On February 1st, a fitness instructor accidentally caught footage of the start of a Military Coup. Behind her were military vehicles on their way to arrest several political leaders, one of them being Aung San Suu Kyi. This way they could gain power and take over Myanmar’s government. Ever since the military overthrew the government, locals have been protesting in many ways. The military has shut down internet access in most parts of the country to stop citizens from investigating further. 

 

Why hasn’t the UN stepped in?

     China has blocked the UN’s condemnation of the coup in Myanmar. They have pledged to release the leaders who’ve been unlawfully arrested. However, not condemning the coup in Myanmar is absurd. The military holds such great power and Myanmar needs help from international organizations to gain their democracy back. 

 

Why Myanmar’s citizens don’t want to be under Military rule:

     The ethnic minorities in Myanmar such as Rohingya experienced little to no liberty under military rule. They were put under arrest for advocating for their rights. The education system was also described as military propaganda. 

 

How You Can Help:

 

Sources:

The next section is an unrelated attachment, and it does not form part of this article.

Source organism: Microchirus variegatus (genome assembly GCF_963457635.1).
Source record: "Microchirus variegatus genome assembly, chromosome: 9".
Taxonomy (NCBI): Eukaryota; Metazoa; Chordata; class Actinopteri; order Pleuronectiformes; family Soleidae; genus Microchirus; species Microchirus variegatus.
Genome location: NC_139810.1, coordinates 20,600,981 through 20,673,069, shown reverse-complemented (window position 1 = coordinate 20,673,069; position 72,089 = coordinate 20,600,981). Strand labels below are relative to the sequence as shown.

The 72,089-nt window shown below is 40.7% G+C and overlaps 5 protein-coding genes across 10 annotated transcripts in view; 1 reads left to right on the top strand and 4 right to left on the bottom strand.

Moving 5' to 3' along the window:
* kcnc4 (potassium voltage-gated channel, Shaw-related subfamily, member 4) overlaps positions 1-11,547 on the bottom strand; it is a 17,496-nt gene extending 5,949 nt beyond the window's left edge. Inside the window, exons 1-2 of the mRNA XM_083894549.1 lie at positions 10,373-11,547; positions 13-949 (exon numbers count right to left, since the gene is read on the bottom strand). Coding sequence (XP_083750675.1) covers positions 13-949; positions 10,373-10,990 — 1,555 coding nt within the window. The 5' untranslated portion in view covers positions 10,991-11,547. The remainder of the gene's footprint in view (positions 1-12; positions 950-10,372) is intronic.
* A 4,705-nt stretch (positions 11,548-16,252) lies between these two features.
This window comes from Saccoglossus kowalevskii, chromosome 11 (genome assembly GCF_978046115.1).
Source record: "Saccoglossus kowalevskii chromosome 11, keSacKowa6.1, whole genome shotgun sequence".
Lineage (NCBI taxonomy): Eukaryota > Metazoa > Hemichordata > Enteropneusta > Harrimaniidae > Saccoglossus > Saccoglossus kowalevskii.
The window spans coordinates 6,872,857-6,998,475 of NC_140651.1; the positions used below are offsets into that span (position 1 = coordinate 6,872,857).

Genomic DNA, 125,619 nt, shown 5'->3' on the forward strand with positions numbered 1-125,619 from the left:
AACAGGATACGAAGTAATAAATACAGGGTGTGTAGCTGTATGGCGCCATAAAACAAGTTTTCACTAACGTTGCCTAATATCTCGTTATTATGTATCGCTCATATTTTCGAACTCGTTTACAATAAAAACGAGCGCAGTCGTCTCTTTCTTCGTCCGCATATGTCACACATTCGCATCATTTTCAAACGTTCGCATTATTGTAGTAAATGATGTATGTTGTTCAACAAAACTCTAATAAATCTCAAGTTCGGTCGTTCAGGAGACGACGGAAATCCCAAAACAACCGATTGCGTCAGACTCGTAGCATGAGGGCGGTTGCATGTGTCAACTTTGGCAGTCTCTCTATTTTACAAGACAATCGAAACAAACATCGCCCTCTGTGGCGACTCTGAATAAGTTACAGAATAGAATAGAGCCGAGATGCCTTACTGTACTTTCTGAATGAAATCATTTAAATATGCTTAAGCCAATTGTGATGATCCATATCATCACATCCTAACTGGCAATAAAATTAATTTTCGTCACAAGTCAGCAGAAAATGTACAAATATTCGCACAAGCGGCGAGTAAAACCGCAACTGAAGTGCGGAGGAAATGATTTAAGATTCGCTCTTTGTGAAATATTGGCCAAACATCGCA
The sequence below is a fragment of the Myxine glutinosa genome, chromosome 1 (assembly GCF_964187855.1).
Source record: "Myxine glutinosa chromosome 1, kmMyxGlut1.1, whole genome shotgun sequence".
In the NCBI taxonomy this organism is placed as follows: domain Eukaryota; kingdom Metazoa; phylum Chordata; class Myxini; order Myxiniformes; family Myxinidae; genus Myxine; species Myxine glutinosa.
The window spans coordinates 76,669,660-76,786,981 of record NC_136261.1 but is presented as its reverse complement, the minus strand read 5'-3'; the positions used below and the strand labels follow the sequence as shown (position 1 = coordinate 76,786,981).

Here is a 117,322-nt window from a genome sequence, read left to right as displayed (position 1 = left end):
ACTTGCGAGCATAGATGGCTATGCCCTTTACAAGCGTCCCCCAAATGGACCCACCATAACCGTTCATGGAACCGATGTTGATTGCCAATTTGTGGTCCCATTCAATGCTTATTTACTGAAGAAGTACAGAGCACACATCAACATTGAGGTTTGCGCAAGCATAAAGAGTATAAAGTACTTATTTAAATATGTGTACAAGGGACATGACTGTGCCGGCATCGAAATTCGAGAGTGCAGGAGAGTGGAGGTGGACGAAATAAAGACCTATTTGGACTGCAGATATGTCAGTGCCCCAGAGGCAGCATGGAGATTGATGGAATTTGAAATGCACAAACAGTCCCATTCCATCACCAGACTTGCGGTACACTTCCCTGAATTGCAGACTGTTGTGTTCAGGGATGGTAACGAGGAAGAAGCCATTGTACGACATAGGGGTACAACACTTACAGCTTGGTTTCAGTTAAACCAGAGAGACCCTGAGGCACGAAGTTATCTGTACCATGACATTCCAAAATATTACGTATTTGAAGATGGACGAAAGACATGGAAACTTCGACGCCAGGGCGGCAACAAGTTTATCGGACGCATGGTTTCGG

https://www.google.com/amp/s/www.bbc.com/news/amp/world-asia-55901067

https://youtu.be/xJRX0KkLcoI

https://youtu.be/E3plcc7bRLA

https://www.google.com/amp/s/amp.cnn.com/cnn/2017/09/21/asia/myanmar-military-the-real-power/index.html

https://www.bbc.com/news/amp/world-asia-54899170

https://www.britannica.com/place/Myanmar

6. The Oppressive Kafala System by Noraa Alkhamis

 

What is the Kafala System? 

The Kafala system is a system in which the Kafeel (employer), monitors migrant workers. 

The term Kafala is derived from Islamic jurisprudence on legal guardianship and other topics. Beginning in the early twentieth century, the Gulf states developed a new framework to control the care of foreign workers in the pearl industry and other commercial trades.

 

 

 

 

 

Image Credit: middleeasteye.net

Who are the workers? 

Almost all foreigners employed in a Kafala host country, of all nationalities, economic groups, and occupations, are subject to the system. The majority of today’s staff are from Africa and South Asia. They often work in industries that nationals dislike for financial or cultural reasons such as domestic work, construction, or in service industries.